James Louis Pattillo: 1920-2015In Memoriam | Thu Feb 25, 2016 | 12:00am
James Louis Pattillo may be remembered by many as a judge in Santa Barbara courts, but as one of his friends said, “Jim is one of those American veterans who put the ‘great’ in ‘The Greatest Generation.’”
“Pat” or “Jim,” depending on whether you knew him during his military service or his civilian life, was born in Denison, Texas, on July 20, 1920. His father was an employee of the Missouri-Kansas-Texas Railroad, which provided a regular income even during the Depression, but with Jim coming along as the youngest of seven children, the family lived on the edge of poverty.
Jim was an Eagle Scout, graduated from Denison High School, and enrolled at the University of Texas in 1937. A music major, he earned pocket money playing saxophone and clarinet in dance bands. Shortly after beginning his senior year, he dropped out of college in the fall of 1940 to enlist in the Army Air Corps as a Flying Cadet, graduating from Randolph Field the next summer. At that time, officers were required to be 21, so Jim was given a short leave until his birthday, then commissioned a 2nd lieutenant. He became an advanced flying instructor for the Air Corps, assigned to airfields across the country, training pilots on the B-17 and B-24. It was while he was stationed at Hendricks Field in Florida that Jim married his wife, Helen, in November 1942.
The Cadillac of four-engine heavy bombers at the time was the B-29, and a new squadron, the 58th Bombardment Wing, was being formed. Restless to join the war effort, Jim volunteered for the program, training at Smoky Hill Army Airfield, near Salina, Kansas. The B-29s were too big to reach the war theater by ship, so their combat crews hopscotched to Kharagpur, India, via Presque Isle, Maine; Gander, Newfoundland; Marrakech, Morocco; and Cairo, Egypt.
Few airfields were within range of Japan, and those had limited fuel supplies. The 58th Wing would fly four missions ferrying fuel and bombs across the Himalayas from India to Sichuan Province, China, for every combat mission its combat crews flew against Japan.
Disaster struck on a June 7 flight over the Himalayas. A propeller governor on Jim’s plane failed, causing drag that made it impossible to hold altitude. Jim ordered his crew to bail out. With assistance from local villagers and Nationalist Chinese troops, Jim and his crew walked to the airfield near Chengdu, China, arriving in late June 1944.
Jim flew a total of 28 combat missions as pilot, winning the Distinguished Flying Cross, the Bronze Star, and the Air Medal. He ended the war as a major and operations officer of the 468th Bombardment Group. He remained in the newly named U.S. Air Force and finished his education: a BS in Economics at North Texas State Teachers’ College and a JD at George Washington University Law School in D.C. in 1964.
He moved to Santa Barbara after retiring from the USAF as a colonel and became a deputy district attorney after passing the California Bar. In 1970, Jim left the DA’s Office and opened a law office in Carpinteria. His first judge appointment came in 1971 to the Carpinteria Justice Court (a part-time position); he then served as a Municipal Court judge until retirement in 1986.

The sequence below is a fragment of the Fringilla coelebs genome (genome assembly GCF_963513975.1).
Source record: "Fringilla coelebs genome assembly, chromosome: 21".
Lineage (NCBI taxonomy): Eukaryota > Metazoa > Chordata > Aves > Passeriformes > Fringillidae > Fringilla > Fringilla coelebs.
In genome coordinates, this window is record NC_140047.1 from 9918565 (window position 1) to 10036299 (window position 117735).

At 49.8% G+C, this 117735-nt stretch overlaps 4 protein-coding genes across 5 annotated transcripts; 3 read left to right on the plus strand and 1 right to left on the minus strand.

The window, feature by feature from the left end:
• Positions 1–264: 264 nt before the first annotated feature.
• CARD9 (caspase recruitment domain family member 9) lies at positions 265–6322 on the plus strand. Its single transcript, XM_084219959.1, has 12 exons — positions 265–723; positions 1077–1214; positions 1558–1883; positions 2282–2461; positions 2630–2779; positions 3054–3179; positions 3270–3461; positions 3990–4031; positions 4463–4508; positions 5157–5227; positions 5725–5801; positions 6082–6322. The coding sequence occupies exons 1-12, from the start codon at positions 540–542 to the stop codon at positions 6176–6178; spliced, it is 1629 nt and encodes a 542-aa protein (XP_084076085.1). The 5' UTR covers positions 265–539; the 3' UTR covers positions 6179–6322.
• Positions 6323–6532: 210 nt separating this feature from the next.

As a judge, he handled many traffic cases, where the defendant usually appeared without an attorney but with the typical talk-fast-and-wave-your-arms defense. Jim had a unique ability to cut through the nonsense. Even when he ruled against a defendant, he nevertheless could make the individual feel that he or she had been heard and valued as a person. Many people have said such things as “Judge Pattillo listened to my BS excuse, and then put me in jail for speeding 20 mph over the limit on Carpinteria Avenue. Best thing that ever happened to me.”
A longtime member of the Carpinteria Lions Club, the Masons, and other civic clubs, boards, and organizations, Jim also took an interest in veteran issues. In 1994, he was one of many veterans who organized objections to a planned exhibit at the National Air and Space Museum, commemorating the 50th anniversary of the atomic bombing of Hiroshima. The veterans felt the proposed exhibit focused on Japanese casualties and overlooked the lives saved by shortening the war and avoiding an invasion of Japan. Ultimately, several members of Congress became involved, the exhibit was cancelled, and the director of the museum resigned.
In 2001, Jim became instrumental in raising funds for the construction of an 18,000-square-foot hangar at the New England Air Museum in Windsor Locks, Connecticut. It was to display a restored B-29 painted with the WWII markings of a 58th Bombardment Wing airplane. In his honor, the hangar was named the James L. and Helen G. Pattillo Hangar.
Jim took up the study of the Spanish language in 2010 “in order to keep his brain from getting rusty” and actively pursued his studies to the end. He died of natural causes on December 19, 2015, in Santa Barbara. He was 95. He is survived by his wife, Helen, two sons, seven grandchildren, and eight great-grandchildren.